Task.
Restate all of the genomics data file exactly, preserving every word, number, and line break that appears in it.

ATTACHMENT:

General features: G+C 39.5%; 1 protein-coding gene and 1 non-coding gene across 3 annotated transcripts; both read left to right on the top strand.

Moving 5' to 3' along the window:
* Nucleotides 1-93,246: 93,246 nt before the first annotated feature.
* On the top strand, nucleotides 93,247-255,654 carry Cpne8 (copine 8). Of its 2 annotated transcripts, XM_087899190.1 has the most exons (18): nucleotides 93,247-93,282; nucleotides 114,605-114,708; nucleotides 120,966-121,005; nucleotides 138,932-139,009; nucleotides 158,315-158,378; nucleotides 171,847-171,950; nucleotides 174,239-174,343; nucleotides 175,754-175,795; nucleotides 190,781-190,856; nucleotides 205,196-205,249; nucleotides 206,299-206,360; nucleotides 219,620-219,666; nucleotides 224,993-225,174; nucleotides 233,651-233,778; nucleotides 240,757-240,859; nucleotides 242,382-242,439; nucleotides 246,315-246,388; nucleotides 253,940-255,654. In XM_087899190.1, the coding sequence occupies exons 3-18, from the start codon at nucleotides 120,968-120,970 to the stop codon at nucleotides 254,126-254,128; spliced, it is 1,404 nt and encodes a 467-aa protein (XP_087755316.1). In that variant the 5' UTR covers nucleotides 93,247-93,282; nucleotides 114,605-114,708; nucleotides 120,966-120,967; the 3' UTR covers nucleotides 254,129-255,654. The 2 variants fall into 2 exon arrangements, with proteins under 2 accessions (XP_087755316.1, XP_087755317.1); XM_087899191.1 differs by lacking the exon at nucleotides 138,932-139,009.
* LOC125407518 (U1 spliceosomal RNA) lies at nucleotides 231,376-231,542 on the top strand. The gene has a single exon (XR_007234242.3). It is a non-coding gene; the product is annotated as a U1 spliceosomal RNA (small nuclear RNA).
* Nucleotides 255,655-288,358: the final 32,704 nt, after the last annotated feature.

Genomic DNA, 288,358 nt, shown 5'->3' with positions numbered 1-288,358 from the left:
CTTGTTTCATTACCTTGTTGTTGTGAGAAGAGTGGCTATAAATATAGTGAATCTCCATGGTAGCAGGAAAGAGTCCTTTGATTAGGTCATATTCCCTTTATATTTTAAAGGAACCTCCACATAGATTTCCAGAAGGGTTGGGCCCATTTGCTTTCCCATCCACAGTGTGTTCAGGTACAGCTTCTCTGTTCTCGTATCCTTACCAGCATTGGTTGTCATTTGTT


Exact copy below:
General features: G+C 39.5%; 1 protein-coding gene and 1 non-coding gene across 3 annotated transcripts; both read left to right on the top strand.

Moving 5' to 3' along the window:
* Nucleotides 1-93,246: 93,246 nt before the first annotated feature.
* On the top strand, nucleotides 93,247-255,654 carry Cpne8 (copine 8). Of its 2 annotated transcripts, XM_087899190.1 has the most exons (18): nucleotides 93,247-93,282; nucleotides 114,605-114,708; nucleotides 120,966-121,005; nucleotides 138,932-139,009; nucleotides 158,315-158,378; nucleotides 171,847-171,950; nucleotides 174,239-174,343; nucleotides 175,754-175,795; nucleotides 190,781-190,856; nucleotides 205,196-205,249; nucleotides 206,299-206,360; nucleotides 219,620-219,666; nucleotides 224,993-225,174; nucleotides 233,651-233,778; nucleotides 240,757-240,859; nucleotides 242,382-242,439; nucleotides 246,315-246,388; nucleotides 253,940-255,654. In XM_087899190.1, the coding sequence occupies exons 3-18, from the start codon at nucleotides 120,968-120,970 to the stop codon at nucleotides 254,126-254,128; spliced, it is 1,404 nt and encodes a 467-aa protein (XP_087755316.1). In that variant the 5' UTR covers nucleotides 93,247-93,282; nucleotides 114,605-114,708; nucleotides 120,966-120,967; the 3' UTR covers nucleotides 254,129-255,654. The 2 variants fall into 2 exon arrangements, with proteins under 2 accessions (XP_087755316.1, XP_087755317.1); XM_087899191.1 differs by lacking the exon at nucleotides 138,932-139,009.
* LOC125407518 (U1 spliceosomal RNA) lies at nucleotides 231,376-231,542 on the top strand. The gene has a single exon (XR_007234242.3). It is a non-coding gene; the product is annotated as a U1 spliceosomal RNA (small nuclear RNA).
* Nucleotides 255,655-288,358: the final 32,704 nt, after the last annotated feature.

Genomic DNA, 288,358 nt, shown 5'->3' with positions numbered 1-288,358 from the left:
CTTGTTTCATTACCTTGTTGTTGTGAGAAGAGTGGCTATAAATATAGTGAATCTCCATGGTAGCAGGAAAGAGTCCTTTGATTAGGTCATATTCCCTTTATATTTTAAAGGAACCTCCACATAGATTTCCAGAAGGGTTGGGCCCATTTGCTTTCCCATCCACAGTGTGTTCAGGTACAGCTTCTCTGTTCTCGTATCCTTACCAGCATTGGTTGTCATTTGTT